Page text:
Niue Language Week 2019

I’ve been meaning to share this article from a couple of months ago that was written by Christine Rovoi of Radio New Zealand about how Niueans across New Zealand celebrated their culture and language this past October. The theme was Tokiofa, Ofania, Mokoina e Vagahau Niue – Treasure, Love and Cherish the Niuean language.

Niue-born Wellington-based doctor Alvin Mitukulena said his language was not spoken widely compared to other Pacific languages. But he said there had been an increasing number of young Niueans taking an interest in the language and culture. “So, it’s quite heartwarming to see that and I hope it just only gets stronger and stronger… It’s a time of reflection, of coming together with the community with other Niuean people, and just sharing stories about our homeland, what we remember and what we can pass on to our young ones as well.”

map_of_niue

The Niuean language is similar to the Tongan and Samoan languages, Mr Mitukulena said. He said Niue was earlier settled by the Tongans, Samoans and the Cook Islanders. “The Cook Islanders came to the north with the Samoans and the Tongans came to the south of the island.”

Niue is commonly referred to as “The Rock”, which comes from the traditional name “Rock of Polynesia”. It’s a self-governing state but New Zealand conducts most diplomatic relations on its behalf. Mr Mitukulena grew up in Niue and came to New Zealand when he was 16 and can remember “quite a lot” about his childhood. “I can remember going to the bush and plantation with my father clearing land, growing taro, going sea fishing and conversing in the language particularly in the village where I spend a number of years.”

Niueans are citizens of New Zealand and there are more than 20,000 people of Niuean descent living in New Zealand. Mr Mitukulena said the highlight this week would be the celebration of Aho Pulefakamotu or Constitution Day on Saturday. “That’s the day when Niue became a self-governing nation in 1974,” he said. “It’s when we showcase a lot of our cultural activities, our dances. We feast and we gather as a community.”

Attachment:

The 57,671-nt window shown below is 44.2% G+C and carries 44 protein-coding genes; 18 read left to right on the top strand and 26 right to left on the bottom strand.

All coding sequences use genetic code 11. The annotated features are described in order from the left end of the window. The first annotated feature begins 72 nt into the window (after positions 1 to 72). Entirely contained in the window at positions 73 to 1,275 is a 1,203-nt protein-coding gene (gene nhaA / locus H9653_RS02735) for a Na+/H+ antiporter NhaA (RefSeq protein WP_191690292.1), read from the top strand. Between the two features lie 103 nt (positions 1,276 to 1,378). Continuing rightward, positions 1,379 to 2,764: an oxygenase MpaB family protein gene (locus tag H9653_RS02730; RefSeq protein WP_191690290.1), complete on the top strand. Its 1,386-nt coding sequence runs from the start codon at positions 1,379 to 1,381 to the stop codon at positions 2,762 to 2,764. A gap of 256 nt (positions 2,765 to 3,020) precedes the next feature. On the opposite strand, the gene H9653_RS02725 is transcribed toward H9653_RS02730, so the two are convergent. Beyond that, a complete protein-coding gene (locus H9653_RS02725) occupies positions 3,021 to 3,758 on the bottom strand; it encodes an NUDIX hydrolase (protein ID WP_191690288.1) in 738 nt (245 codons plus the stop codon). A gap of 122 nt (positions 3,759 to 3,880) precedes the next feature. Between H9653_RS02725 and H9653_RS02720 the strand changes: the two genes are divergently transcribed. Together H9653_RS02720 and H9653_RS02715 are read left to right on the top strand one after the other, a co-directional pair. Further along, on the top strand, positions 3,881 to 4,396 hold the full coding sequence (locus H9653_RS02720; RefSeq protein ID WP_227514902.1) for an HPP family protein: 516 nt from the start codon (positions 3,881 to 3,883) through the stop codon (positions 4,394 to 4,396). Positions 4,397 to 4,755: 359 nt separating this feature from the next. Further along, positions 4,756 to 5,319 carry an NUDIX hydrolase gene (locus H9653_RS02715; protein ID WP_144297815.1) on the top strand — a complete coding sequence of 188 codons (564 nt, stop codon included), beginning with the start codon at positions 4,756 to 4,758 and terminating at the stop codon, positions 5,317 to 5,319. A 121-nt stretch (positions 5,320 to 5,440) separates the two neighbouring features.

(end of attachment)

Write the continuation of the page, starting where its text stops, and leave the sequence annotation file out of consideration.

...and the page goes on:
Mr Mitukulena urged young Niueans to ask their parents or grandparents to teach them the language because it was “dying”. Youth needed to take an interest and appreciate their language and culture: “Language is only one aspect of our culture. You don’t have to speak the language to identify as a Niuean.”

Minister for Pacific People’s Aupito William Sio launched Niuean Language Week in Auckland during the weekend, saying it was an opportunity for the islanders to connect with their history and culture. For Pacific people, language could be a source of strength and could also help ground and give the islanders’ confidence, he said. “Our languages provide us with an immediate and intimate access to our identity and our story – and from this comes a clear sense of belonging. “That’s what the theme for Niue Language Week says to me.”

Most of the people who could trace all, or part, of their ancestry back to Niue now lived in New Zealand. “We should remember that when they, or their ancestors, left Niue to come to Aotearoa, they brought their language and the stories it holds with them,” he said.We have a chance to pay tribute to these people and those who have continued to ensure this beautiful language has a home here Aotearoa.”

Fagatohi -Envelope

Fakaalofa lahi atu- Hello

Fakaaue ha kua – Welcome

Fakaaue lahi – Thank you

Fiafiaaga – Celebration.

Hifi ulu- Hair Cutting

Magafoa – Family

Momoi – Money

Paleu – Lavalava

Ufi – Yams

Vagahau Niue – Niuean language

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